a. FDA investigators observed glassware frosted from chemicals, white residue throughout the hood area and on the oven, unlabeled glass containers filled with clear liquid in the fume hood, white powder-like crystals and flakes on the bench, and glassware that was not clean.
b. You did not appropriately maintain the deionized (DI) water system used for chemistry testing of OTC drug products in your main laboratory. The red light (indicating a filter change is needed) was on, the inside of the dispensing hose was discolored, there was a bronze-like color coating on the outside of the dispensing hose and connections to the hose. Given the lack of maintenance records, it was unclear how long the filter light had been on or if the filters had been replaced since installation in October 2010.
In your response, you state that the DI water filters have been changed and your staff has been instructed to keep the oven and the DI water system clean. Your response, however, is inadequate because it does not provide adequate assurance that you will clean and maintain the equipment at appropriate intervals to prevent the recurrence of these violations. Your response does not indicate whether your firm will implement new standard operating procedures (SOPs) or will make necessary changes to the existing SOPs outlining equipment cleaning and maintenance instructions, employee training, and documentation of cleaning and maintenance.
4. Your firm has failed to exercise appropriate controls over computer or related systems to assure that changes in master production and control records, or other records, are instituted only by authorized personnel [21 CFR 211.68(b)].
a. Your firm did not put in place requirements for appropriate usemames and passwords to allow appropriate control over data collected by your firm's computerized systems including UV, IR, HPLC, and GC instruments. All employees in your firm used the same usemame and password. In addition, you did not document the changes made to the software or data stored by the instrument systems. Without proper documentation, you have no assurance of the integrity of the data or the functionality of the software used to determine test results.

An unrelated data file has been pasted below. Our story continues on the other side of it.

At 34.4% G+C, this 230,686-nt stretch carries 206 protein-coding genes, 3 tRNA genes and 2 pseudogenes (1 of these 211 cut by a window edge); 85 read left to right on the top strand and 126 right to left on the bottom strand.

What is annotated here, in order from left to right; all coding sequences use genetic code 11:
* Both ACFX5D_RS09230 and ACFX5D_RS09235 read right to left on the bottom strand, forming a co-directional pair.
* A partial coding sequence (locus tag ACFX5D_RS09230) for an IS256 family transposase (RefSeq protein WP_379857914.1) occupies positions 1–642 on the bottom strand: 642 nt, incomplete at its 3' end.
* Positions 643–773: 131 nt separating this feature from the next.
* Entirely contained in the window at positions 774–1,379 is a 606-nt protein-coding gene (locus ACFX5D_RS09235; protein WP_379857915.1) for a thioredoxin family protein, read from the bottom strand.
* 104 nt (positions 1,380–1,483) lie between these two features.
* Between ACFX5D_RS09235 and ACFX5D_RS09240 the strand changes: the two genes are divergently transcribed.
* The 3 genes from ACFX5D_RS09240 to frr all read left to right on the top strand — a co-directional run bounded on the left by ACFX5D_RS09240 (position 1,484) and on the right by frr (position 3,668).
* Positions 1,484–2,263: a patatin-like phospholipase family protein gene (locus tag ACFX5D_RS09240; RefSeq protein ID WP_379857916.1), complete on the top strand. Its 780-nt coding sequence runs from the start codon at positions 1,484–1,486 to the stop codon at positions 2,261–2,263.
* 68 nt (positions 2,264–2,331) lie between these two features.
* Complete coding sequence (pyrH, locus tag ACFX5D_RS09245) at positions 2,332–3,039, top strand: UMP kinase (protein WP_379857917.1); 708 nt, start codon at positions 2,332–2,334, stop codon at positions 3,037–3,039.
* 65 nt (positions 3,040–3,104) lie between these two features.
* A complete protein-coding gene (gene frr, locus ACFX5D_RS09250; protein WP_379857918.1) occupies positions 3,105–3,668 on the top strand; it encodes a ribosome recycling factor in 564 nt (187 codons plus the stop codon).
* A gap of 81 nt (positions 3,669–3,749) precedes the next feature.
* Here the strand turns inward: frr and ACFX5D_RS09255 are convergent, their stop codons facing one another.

b. Your firm had no system in place to ensure appropriate backup of electronic raw data and no standard procedure for naming and saving data for retrieval at a later date.
In your response, you state that you will maintain backup of electronic raw data and all technicians will have their own user identification (ID) and password. Your response, however, is inadequate because you do not describe how your firm intends to save and back-up the electronic raw data, nor whether your firm will implement audit trails on your computerized systems. Further, you do not provide a timeframe for accomplishing the intended corrective actions or describe the changes you have made to relevant SOP(s).
5. Your firm has failed to maintain complete records of all testing and standardization of laboratory reference standards and standard solutions [21 CFR 211.194(c)].